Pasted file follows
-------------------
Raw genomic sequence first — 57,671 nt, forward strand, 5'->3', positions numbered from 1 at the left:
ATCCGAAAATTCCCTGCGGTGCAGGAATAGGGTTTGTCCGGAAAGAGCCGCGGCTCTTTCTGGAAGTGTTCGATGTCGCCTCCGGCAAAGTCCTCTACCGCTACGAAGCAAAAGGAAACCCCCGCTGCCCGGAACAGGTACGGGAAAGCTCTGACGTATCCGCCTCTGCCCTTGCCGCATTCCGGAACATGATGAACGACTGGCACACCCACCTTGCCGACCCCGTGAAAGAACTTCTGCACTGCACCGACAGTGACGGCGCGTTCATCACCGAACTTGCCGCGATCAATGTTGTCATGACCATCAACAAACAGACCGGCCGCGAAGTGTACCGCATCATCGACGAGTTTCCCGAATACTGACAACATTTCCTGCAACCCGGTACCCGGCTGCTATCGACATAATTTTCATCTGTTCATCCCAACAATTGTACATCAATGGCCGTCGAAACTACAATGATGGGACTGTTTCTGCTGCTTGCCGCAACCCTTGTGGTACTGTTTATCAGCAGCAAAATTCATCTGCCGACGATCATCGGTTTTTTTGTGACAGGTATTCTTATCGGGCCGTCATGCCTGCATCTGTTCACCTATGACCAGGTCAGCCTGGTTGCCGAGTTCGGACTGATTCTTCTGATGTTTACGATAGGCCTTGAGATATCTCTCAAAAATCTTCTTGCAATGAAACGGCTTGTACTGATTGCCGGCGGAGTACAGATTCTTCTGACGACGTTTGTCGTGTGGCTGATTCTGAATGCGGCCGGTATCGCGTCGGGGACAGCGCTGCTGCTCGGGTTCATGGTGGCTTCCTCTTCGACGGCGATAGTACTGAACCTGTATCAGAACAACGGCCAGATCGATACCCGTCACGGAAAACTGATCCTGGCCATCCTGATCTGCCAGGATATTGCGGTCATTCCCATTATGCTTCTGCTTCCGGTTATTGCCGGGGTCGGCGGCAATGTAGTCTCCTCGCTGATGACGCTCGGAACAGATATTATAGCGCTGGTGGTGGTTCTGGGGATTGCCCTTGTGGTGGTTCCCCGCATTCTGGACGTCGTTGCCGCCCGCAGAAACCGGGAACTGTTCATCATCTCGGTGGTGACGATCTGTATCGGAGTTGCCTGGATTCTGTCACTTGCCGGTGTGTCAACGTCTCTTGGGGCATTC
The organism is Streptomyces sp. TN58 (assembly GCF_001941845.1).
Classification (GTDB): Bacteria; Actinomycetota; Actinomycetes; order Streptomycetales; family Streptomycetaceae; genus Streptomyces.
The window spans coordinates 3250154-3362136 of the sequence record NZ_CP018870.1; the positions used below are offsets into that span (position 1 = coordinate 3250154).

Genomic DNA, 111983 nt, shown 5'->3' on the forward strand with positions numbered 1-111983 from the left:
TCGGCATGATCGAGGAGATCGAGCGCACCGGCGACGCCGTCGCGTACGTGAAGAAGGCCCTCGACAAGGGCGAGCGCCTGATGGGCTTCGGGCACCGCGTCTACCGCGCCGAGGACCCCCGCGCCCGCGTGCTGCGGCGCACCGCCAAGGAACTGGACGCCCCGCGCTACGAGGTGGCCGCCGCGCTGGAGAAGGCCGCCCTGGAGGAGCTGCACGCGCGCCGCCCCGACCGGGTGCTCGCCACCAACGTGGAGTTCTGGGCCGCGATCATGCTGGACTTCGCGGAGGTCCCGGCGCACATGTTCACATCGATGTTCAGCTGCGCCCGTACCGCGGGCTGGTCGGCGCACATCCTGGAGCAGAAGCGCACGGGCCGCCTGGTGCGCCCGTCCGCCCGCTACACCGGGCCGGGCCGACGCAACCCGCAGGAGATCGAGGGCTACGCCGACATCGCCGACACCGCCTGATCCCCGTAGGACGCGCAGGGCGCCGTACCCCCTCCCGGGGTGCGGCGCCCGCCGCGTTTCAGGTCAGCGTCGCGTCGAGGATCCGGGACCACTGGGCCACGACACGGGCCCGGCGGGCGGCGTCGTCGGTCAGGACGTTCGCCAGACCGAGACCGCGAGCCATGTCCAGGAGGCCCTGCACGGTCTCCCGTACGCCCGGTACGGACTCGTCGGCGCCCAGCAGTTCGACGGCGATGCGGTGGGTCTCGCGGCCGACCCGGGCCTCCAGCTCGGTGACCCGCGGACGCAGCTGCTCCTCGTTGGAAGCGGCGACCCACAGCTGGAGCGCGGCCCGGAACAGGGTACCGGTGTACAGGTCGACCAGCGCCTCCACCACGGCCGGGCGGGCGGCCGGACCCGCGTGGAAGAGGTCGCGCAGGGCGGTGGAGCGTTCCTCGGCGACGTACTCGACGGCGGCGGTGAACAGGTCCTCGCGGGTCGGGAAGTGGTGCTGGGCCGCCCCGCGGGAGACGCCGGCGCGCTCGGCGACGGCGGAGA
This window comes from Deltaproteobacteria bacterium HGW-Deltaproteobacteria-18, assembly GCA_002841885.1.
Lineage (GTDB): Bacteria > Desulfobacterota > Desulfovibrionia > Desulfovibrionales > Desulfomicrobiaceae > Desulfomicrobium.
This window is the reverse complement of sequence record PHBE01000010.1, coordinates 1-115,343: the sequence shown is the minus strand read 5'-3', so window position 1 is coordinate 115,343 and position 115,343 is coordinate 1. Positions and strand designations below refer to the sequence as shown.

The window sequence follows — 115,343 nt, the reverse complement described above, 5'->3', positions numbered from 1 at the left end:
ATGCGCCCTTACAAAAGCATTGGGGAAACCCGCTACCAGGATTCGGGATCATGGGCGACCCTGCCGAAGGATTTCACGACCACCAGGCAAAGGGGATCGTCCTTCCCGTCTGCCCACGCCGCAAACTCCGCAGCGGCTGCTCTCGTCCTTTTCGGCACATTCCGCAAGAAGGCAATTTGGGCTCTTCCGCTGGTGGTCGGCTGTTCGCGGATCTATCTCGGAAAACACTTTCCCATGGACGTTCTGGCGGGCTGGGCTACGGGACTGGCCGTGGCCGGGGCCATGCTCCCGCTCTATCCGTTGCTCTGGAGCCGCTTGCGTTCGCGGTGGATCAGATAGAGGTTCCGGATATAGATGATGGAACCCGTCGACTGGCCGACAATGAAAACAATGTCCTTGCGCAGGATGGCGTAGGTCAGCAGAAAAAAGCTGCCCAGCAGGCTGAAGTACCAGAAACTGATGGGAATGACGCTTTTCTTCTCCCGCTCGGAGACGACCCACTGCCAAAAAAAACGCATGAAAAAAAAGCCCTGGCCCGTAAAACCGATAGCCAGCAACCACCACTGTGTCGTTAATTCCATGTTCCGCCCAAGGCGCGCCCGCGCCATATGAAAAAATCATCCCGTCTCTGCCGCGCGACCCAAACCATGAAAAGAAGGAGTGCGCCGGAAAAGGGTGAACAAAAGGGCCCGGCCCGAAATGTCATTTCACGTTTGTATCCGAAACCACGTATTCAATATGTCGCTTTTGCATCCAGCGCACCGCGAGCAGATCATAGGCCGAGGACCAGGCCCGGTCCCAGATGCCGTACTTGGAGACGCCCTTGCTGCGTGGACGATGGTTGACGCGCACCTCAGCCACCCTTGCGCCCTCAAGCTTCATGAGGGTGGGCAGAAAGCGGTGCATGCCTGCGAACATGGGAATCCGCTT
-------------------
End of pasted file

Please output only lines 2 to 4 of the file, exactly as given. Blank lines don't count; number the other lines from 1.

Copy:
ATCCGAAAATTCCCTGCGGTGCAGGAATAGGGTTTGTCCGGAAAGAGCCGCGGCTCTTTCTGGAAGTGTTCGATGTCGCCTCCGGCAAAGTCCTCTACCGCTACGAAGCAAAAGGAAACCCCCGCTGCCCGGAACAGGTACGGGAAAGCTCTGACGTATCCGCCTCTGCCCTTGCCGCATTCCGGAACATGATGAACGACTGGCACACCCACCTTGCCGACCCCGTGAAAGAACTTCTGCACTGCACCGACAGTGACGGCGCGTTCATCACCGAACTTGCCGCGATCAATGTTGTCATGACCATCAACAAACAGACCGGCCGCGAAGTGTACCGCATCATCGACGAGTTTCCCGAATACTGACAACATTTCCTGCAACCCGGTACCCGGCTGCTATCGACATAATTTTCATCTGTTCATCCCAACAATTGTACATCAATGGCCGTCGAAACTACAATGATGGGACTGTTTCTGCTGCTTGCCGCAACCCTTGTGGTACTGTTTATCAGCAGCAAAATTCATCTGCCGACGATCATCGGTTTTTTTGTGACAGGTATTCTTATCGGGCCGTCATGCCTGCATCTGTTCACCTATGACCAGGTCAGCCTGGTTGCCGAGTTCGGACTGATTCTTCTGATGTTTACGATAGGCCTTGAGATATCTCTCAAAAATCTTCTTGCAATGAAACGGCTTGTACTGATTGCCGGCGGAGTACAGATTCTTCTGACGACGTTTGTCGTGTGGCTGATTCTGAATGCGGCCGGTATCGCGTCGGGGACAGCGCTGCTGCTCGGGTTCATGGTGGCTTCCTCTTCGACGGCGATAGTACTGAACCTGTATCAGAACAACGGCCAGATCGATACCCGTCACGGAAAACTGATCCTGGCCATCCTGATCTGCCAGGATATTGCGGTCATTCCCATTATGCTTCTGCTTCCGGTTATTGCCGGGGTCGGCGGCAATGTAGTCTCCTCGCTGATGACGCTCGGAACAGATATTATAGCGCTGGTGGTGGTTCTGGGGATTGCCCTTGTGGTGGTTCCCCGCATTCTGGACGTCGTTGCCGCCCGCAGAAACCGGGAACTGTTCATCATCTCGGTGGTGACGATCTGTATCGGAGTTGCCTGGATTCTGTCACTTGCCGGTGTGTCAACGTCTCTTGGGGCATTC
The organism is Streptomyces sp. TN58 (assembly GCF_001941845.1).
Classification (GTDB): Bacteria; Actinomycetota; Actinomycetes; order Streptomycetales; family Streptomycetaceae; genus Streptomyces.